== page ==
Make it a family event! Delegate tasks to each member of the family. Older children could help bring in the new pet or control the other animals inside the house while younger children could sort the supplies or organize a little welcome party to the new pet. Just make it low-key as not to stress out older animals in your house. Even very small changes in the house can be easily perceived by other animals, especially cats, which could cause them anxiety.
The safety and comfort during your new pet’s transfer are also of utmost importance. If it’s a small mammal, have them inside a spacious crate or cage with lots of openings for air and warmth. If it’s a fish or other aquatic animals, keep them in a secured bowl. You can hold them while placed on your lap, or you can fasten them with a seatbelt. Don’t even think about locking them up in a car compartment!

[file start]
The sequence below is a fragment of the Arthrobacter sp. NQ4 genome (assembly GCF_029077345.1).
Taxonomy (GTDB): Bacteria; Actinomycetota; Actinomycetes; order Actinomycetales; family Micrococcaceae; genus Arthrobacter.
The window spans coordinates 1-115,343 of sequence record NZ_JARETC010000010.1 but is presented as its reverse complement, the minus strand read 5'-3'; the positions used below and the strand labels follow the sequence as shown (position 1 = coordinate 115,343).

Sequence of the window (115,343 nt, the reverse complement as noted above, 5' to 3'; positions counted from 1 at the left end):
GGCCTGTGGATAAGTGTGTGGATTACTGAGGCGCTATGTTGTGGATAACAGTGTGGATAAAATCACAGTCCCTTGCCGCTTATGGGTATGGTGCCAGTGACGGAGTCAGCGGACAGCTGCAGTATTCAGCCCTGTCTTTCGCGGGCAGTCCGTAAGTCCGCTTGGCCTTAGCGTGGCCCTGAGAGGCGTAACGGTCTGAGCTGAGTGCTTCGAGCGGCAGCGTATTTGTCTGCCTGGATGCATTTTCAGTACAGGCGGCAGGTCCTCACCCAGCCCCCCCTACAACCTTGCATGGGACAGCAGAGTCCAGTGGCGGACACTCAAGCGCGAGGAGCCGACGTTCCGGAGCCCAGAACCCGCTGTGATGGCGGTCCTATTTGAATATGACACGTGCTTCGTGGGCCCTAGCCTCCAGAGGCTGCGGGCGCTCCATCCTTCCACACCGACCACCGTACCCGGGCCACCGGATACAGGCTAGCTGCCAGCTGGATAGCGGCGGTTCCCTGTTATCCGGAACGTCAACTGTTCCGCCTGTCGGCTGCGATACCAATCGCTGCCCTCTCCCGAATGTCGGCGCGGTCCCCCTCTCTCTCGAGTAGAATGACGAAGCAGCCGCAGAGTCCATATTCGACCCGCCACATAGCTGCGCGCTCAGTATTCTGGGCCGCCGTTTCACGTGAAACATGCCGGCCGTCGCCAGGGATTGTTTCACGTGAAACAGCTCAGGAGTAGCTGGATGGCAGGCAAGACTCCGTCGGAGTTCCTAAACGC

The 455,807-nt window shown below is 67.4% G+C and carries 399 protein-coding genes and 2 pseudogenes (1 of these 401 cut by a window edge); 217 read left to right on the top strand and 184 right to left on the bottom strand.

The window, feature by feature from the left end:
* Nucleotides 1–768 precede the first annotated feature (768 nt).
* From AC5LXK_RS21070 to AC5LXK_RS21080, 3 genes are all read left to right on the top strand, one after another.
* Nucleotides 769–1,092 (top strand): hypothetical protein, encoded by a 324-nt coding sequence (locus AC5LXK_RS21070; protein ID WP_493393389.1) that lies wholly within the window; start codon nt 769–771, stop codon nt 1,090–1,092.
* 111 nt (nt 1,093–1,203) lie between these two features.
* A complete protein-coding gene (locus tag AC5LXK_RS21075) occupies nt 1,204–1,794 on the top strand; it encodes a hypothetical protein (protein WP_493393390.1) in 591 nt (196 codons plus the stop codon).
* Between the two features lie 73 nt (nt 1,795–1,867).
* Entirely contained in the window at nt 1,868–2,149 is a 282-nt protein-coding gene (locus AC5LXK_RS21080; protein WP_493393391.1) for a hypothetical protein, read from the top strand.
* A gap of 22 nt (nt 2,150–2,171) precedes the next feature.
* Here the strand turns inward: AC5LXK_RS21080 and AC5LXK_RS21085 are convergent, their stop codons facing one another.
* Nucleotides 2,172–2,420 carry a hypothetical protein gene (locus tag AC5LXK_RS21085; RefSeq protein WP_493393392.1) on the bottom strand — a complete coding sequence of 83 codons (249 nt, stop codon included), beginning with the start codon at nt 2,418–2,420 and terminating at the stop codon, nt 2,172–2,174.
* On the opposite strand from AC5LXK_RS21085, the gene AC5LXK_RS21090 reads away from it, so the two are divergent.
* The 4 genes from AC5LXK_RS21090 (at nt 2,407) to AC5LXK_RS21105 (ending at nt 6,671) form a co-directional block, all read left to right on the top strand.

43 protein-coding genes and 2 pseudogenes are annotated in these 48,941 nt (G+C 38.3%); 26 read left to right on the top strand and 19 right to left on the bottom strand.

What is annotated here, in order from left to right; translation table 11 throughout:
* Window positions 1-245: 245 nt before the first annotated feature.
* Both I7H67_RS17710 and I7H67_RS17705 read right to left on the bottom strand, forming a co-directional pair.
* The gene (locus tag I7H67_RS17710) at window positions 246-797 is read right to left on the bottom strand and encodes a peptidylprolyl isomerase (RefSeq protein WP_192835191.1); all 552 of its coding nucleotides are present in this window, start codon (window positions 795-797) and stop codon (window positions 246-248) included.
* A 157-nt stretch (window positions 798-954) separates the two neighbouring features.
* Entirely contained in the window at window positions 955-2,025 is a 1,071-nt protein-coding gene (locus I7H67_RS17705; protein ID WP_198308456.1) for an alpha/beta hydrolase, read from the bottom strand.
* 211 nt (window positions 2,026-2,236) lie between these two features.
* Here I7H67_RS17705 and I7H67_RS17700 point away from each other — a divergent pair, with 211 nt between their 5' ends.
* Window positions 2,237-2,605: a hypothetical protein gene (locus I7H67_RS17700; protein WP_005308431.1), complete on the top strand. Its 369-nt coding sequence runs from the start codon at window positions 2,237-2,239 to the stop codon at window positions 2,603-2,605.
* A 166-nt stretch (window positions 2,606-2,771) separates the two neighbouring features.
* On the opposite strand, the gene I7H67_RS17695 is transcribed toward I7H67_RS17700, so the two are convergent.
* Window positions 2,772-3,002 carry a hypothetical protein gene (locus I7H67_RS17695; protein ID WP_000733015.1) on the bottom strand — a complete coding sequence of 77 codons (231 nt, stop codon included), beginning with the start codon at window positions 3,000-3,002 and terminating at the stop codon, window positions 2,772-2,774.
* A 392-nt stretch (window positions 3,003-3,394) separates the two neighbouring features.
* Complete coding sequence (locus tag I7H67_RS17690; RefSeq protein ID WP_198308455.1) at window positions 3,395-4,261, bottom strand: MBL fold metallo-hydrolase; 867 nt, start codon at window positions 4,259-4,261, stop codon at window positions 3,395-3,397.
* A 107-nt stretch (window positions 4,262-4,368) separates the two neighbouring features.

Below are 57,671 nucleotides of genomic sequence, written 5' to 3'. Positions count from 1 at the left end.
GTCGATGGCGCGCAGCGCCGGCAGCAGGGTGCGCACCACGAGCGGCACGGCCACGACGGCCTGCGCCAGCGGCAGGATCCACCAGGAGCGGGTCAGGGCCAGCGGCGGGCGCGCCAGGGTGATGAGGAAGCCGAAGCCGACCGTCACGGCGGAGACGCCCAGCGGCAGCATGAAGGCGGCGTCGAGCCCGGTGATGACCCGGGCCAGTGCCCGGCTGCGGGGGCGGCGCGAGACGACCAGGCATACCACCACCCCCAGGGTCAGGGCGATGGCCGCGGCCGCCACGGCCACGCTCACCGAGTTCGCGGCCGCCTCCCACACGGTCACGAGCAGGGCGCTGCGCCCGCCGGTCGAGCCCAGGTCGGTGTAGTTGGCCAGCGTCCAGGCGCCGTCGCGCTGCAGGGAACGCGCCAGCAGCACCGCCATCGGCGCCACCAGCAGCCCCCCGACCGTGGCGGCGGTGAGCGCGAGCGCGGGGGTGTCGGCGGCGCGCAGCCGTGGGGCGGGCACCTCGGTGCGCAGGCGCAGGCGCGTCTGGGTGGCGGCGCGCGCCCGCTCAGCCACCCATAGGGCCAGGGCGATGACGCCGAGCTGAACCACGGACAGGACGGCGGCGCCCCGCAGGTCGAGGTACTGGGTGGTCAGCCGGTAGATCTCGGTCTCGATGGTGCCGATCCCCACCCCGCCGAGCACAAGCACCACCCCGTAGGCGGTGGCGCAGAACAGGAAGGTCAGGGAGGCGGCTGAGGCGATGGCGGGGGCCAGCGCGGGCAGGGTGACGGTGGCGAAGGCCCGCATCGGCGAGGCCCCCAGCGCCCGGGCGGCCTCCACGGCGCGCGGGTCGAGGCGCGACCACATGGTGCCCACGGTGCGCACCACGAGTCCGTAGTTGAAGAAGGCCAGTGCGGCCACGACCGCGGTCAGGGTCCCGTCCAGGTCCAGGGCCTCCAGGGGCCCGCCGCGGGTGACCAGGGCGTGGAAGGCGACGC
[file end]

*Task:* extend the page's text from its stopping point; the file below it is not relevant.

Know that it’s Just the Beginning
It’s not the time to relax.
Settling your new pet at home is not the end of it. It actually is just one of the many phases of the entire affair – sleepless nights and frequent visits to the veterinarian of your choice should be a guarantee. Since it’s a new environment, it could take a lot of adjustment not only for the animal but also for you. It gets better though, so brace yourself and have fun!
Having a new pet is just like having a new baby, and just like having a human bundle of joy, it is essential that we take things with caution! Make sure everything is all set right from your home to yourself as to provide an incredible welcome to your new pet and make your old ones feel more at home than ever before.
Got any personal stories about a new pet arrival? What were your expectations? Were you able to encounter them? Disastrous or pleasant, we would like to hear it!